Giving your writing more ‘Oomph’

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Recently I was asked for feedback about an author friend’s first few chapters. This took me back to my own editing process, and a lot of the edits that I ask my English students to make (some of these apply to essay writing as well). Since these are things that it seems are common between several writers, it may be useful for your writing, too:

  • Read your work out loud. This is the absolute best advice I can give anyone for their writing. When you read your work out loud, you notice easily which bits don’t quite make sense and which bits ‘flow’ the best. Writing and reading are intrinsically linked.
  • Build suspense. I am specifically referring to the hanging scene here, especially as it really needs to hook the reader in, but perhaps in other areas as well. Keep the reader guessing – what are they going to do? What’s going to happen? We love a book that keeps us wanting to know more.
  • Be consistent with your tense. Past tense is the easiest to write in, but whatever you choose, stick to it.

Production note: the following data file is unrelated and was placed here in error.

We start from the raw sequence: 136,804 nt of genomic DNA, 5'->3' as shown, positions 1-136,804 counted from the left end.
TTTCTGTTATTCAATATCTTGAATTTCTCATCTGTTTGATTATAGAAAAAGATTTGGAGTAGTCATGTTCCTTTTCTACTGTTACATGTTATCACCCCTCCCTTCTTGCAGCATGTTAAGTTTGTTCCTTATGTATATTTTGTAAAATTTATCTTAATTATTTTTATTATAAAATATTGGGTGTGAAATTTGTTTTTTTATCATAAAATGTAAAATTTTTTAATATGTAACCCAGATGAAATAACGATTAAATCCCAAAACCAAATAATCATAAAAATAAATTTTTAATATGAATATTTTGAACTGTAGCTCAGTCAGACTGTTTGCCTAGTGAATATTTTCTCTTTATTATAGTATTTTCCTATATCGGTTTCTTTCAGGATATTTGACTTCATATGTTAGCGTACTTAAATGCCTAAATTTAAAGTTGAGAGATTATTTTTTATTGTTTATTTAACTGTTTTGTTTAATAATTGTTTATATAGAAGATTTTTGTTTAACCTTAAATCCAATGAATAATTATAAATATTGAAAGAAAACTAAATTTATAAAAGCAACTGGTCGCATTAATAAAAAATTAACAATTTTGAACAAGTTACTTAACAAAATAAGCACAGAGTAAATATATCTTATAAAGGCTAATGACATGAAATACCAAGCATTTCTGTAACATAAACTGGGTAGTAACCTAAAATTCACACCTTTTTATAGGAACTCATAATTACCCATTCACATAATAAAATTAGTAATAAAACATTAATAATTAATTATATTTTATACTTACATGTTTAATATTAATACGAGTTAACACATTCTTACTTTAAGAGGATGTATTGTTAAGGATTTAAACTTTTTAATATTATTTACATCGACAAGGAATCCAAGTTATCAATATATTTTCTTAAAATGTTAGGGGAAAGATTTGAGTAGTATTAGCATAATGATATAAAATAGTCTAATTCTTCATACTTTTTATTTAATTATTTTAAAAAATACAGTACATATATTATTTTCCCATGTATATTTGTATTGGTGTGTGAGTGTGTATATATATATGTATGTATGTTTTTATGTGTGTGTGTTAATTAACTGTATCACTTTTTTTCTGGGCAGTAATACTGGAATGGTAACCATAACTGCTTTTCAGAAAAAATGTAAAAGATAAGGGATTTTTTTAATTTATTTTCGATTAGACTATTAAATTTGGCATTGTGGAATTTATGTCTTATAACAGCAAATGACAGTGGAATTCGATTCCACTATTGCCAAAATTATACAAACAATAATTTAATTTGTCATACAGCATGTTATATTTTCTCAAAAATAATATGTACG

• Don’t underestimate your audience. If you’ve described someone as being excited, you don’t also have to say that they’re excited – we have already made the connection, which links to…
  • …show don’t tell. Some bits are not hugely significant, so you can just state it (otherwise your writing will become far too wordy to enjoy), but other parts can be described with more ‘oomph’ – think about describing sight, sound, touch, smell and FEELINGS.
  • Look at places you have repeated words in close vicinity of each other. Reading the same term too many times gets confusing for the reader. Sometimes you can say ‘it’ instead, other times think of a different way of saying the same thing.

What would you add to this list?

5 thoughts on “Giving your writing more ‘Oomph’

  1. Great post, most of all the point about reading out loud. With my writers group we decided to read it out loud to each other, since I hadn’t done it yet, I saw a lot of ‘mistakes’ in the text as I read it. Luckily my fellow writers bare with me. πŸ˜‰

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    1. It’s the first thing I get my students to do if I’ve noticed a few errors, or they don’t understand why I’ve asked them to change something.

      It’s amazing how much you notice about your own work this way.

      Like

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